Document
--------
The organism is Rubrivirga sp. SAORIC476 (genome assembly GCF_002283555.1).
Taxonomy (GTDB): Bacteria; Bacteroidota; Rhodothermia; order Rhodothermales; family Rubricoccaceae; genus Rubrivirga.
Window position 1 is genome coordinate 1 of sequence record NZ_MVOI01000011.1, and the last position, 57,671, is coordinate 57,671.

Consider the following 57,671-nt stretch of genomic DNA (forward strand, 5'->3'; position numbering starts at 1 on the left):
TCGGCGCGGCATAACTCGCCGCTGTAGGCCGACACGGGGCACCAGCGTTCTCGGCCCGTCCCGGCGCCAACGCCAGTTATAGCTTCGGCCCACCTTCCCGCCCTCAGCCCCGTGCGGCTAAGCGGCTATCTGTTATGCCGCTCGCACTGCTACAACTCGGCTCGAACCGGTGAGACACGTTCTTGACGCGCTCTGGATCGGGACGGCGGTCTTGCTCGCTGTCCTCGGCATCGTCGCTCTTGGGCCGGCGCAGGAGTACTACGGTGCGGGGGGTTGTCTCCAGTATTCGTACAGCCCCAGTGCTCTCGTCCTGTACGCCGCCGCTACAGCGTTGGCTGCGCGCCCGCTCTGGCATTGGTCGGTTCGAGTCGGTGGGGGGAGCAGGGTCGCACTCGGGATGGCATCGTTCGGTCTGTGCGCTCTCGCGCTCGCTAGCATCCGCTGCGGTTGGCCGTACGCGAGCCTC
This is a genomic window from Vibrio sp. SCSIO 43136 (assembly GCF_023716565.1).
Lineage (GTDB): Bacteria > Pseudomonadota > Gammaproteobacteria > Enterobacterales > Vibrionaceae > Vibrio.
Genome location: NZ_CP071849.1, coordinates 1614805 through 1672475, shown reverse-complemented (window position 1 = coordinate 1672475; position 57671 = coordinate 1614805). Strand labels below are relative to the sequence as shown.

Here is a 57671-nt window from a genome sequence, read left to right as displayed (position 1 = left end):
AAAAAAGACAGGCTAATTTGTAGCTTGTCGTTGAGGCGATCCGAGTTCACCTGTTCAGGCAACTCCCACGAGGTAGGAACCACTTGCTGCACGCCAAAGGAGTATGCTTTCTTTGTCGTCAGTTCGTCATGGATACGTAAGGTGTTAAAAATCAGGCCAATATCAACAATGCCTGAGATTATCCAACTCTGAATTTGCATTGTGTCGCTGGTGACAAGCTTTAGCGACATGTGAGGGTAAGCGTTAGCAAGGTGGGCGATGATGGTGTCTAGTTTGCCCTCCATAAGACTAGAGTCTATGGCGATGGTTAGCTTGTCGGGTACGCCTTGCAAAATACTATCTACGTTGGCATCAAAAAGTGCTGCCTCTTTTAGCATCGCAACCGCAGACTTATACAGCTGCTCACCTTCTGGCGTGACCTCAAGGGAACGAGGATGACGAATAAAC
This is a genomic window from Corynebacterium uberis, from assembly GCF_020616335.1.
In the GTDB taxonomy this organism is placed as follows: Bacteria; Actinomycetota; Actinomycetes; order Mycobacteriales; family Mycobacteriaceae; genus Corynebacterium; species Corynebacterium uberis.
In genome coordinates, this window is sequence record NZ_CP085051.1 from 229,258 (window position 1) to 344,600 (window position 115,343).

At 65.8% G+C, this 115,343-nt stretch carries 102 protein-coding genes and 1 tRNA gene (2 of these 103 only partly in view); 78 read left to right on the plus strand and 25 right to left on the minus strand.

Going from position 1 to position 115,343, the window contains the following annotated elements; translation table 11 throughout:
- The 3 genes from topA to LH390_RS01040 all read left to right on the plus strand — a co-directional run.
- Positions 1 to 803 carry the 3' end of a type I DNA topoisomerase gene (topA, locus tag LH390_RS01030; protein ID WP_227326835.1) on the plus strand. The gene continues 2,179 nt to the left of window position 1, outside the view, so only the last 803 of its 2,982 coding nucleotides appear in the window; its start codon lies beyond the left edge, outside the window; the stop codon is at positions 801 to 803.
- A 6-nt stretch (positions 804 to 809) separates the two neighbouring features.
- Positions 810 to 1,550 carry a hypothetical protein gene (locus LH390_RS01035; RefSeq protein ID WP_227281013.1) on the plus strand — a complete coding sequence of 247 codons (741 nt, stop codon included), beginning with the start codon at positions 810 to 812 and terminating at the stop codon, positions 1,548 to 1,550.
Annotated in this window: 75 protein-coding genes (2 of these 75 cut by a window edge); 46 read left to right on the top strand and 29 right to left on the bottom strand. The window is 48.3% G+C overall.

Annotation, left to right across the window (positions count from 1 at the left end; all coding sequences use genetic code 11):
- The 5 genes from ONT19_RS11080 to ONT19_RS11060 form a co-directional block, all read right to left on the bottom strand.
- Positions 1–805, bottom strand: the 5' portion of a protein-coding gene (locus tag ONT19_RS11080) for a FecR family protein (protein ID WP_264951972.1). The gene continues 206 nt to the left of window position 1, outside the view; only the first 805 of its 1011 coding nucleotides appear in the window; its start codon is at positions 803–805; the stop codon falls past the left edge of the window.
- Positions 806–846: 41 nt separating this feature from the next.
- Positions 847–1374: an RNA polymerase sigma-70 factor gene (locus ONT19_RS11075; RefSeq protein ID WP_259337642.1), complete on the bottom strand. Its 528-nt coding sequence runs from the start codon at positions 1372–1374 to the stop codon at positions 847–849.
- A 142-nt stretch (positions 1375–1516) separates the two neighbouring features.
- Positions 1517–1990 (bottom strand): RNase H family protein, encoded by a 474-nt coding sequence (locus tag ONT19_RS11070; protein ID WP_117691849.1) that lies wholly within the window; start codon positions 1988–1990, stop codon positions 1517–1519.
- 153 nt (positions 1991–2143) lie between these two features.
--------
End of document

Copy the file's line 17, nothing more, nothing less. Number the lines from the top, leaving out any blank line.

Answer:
- Positions 1 to 803 carry the 3' end of a type I DNA topoisomerase gene (topA, locus tag LH390_RS01030; protein ID WP_227326835.1) on the plus strand. The gene continues 2,179 nt to the left of window position 1, outside the view, so only the last 803 of its 2,982 coding nucleotides appear in the window; its start codon lies beyond the left edge, outside the window; the stop codon is at positions 801 to 803.